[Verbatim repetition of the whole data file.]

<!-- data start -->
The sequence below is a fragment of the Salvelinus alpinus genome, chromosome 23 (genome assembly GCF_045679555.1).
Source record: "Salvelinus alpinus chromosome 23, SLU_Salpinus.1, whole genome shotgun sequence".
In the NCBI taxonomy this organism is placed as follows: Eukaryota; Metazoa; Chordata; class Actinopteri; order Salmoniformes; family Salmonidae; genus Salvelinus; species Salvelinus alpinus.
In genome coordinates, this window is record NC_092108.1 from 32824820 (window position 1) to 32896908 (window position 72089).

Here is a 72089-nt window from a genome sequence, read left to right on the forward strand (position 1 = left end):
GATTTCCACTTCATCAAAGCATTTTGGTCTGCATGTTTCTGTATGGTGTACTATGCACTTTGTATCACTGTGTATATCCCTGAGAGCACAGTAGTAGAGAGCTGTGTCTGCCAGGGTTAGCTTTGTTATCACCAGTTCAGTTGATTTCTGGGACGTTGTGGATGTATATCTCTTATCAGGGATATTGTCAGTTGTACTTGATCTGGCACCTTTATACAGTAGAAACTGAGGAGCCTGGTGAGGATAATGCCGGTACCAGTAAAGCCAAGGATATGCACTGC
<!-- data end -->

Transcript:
The sequence below is a fragment of the Salvelinus alpinus genome, chromosome 23 (genome assembly GCF_045679555.1).
Source record: "Salvelinus alpinus chromosome 23, SLU_Salpinus.1, whole genome shotgun sequence".
In the NCBI taxonomy this organism is placed as follows: Eukaryota; Metazoa; Chordata; class Actinopteri; order Salmoniformes; family Salmonidae; genus Salvelinus; species Salvelinus alpinus.
In genome coordinates, this window is record NC_092108.1 from 32824820 (window position 1) to 32896908 (window position 72089).

Here is a 72089-nt window from a genome sequence, read left to right on the forward strand (position 1 = left end):
GATTTCCACTTCATCAAAGCATTTTGGTCTGCATGTTTCTGTATGGTGTACTATGCACTTTGTATCACTGTGTATATCCCTGAGAGCACAGTAGTAGAGAGCTGTGTCTGCCAGGGTTAGCTTTGTTATCACCAGTTCAGTTGATTTCTGGGACGTTGTGGATGTATATCTCTTATCAGGGATATTGTCAGTTGTACTTGATCTGGCACCTTTATACAGTAGAAACTGAGGAGCCTGGTGAGGATAATGCCGGTACCAGTAAAGCCAAGGATATGCACTGC